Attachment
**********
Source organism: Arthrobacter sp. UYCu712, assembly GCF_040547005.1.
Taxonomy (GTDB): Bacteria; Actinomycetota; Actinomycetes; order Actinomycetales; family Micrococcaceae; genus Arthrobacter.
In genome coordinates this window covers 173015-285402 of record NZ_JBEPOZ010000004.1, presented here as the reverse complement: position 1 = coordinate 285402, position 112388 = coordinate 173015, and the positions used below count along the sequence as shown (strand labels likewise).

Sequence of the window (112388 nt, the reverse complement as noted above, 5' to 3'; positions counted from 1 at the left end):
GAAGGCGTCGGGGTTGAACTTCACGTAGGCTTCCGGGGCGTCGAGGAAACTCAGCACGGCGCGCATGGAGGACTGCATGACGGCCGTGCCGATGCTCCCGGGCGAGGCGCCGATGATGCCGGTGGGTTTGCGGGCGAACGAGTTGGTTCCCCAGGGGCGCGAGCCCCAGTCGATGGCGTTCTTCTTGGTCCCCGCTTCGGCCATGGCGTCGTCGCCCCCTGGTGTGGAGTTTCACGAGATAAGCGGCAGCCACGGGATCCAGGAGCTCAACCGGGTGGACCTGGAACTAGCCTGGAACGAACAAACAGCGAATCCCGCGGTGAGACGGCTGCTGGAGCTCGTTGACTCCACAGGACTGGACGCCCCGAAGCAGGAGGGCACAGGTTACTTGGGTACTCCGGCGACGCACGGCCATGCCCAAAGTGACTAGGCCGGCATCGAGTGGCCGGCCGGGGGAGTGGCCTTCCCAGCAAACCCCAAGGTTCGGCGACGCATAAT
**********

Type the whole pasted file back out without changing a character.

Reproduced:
Source organism: Arthrobacter sp. UYCu712, assembly GCF_040547005.1.
Taxonomy (GTDB): Bacteria; Actinomycetota; Actinomycetes; order Actinomycetales; family Micrococcaceae; genus Arthrobacter.
In genome coordinates this window covers 173015-285402 of record NZ_JBEPOZ010000004.1, presented here as the reverse complement: position 1 = coordinate 285402, position 112388 = coordinate 173015, and the positions used below count along the sequence as shown (strand labels likewise).

Sequence of the window (112388 nt, the reverse complement as noted above, 5' to 3'; positions counted from 1 at the left end):
GAAGGCGTCGGGGTTGAACTTCACGTAGGCTTCCGGGGCGTCGAGGAAACTCAGCACGGCGCGCATGGAGGACTGCATGACGGCCGTGCCGATGCTCCCGGGCGAGGCGCCGATGATGCCGGTGGGTTTGCGGGCGAACGAGTTGGTTCCCCAGGGGCGCGAGCCCCAGTCGATGGCGTTCTTCTTGGTCCCCGCTTCGGCCATGGCGTCGTCGCCCCCTGGTGTGGAGTTTCACGAGATAAGCGGCAGCCACGGGATCCAGGAGCTCAACCGGGTGGACCTGGAACTAGCCTGGAACGAACAAACAGCGAATCCCGCGGTGAGACGGCTGCTGGAGCTCGTTGACTCCACAGGACTGGACGCCCCGAAGCAGGAGGGCACAGGTTACTTGGGTACTCCGGCGACGCACGGCCATGCCCAAAGTGACTAGGCCGGCATCGAGTGGCCGGCCGGGGGAGTGGCCTTCCCAGCAAACCCCAAGGTTCGGCGACGCATAAT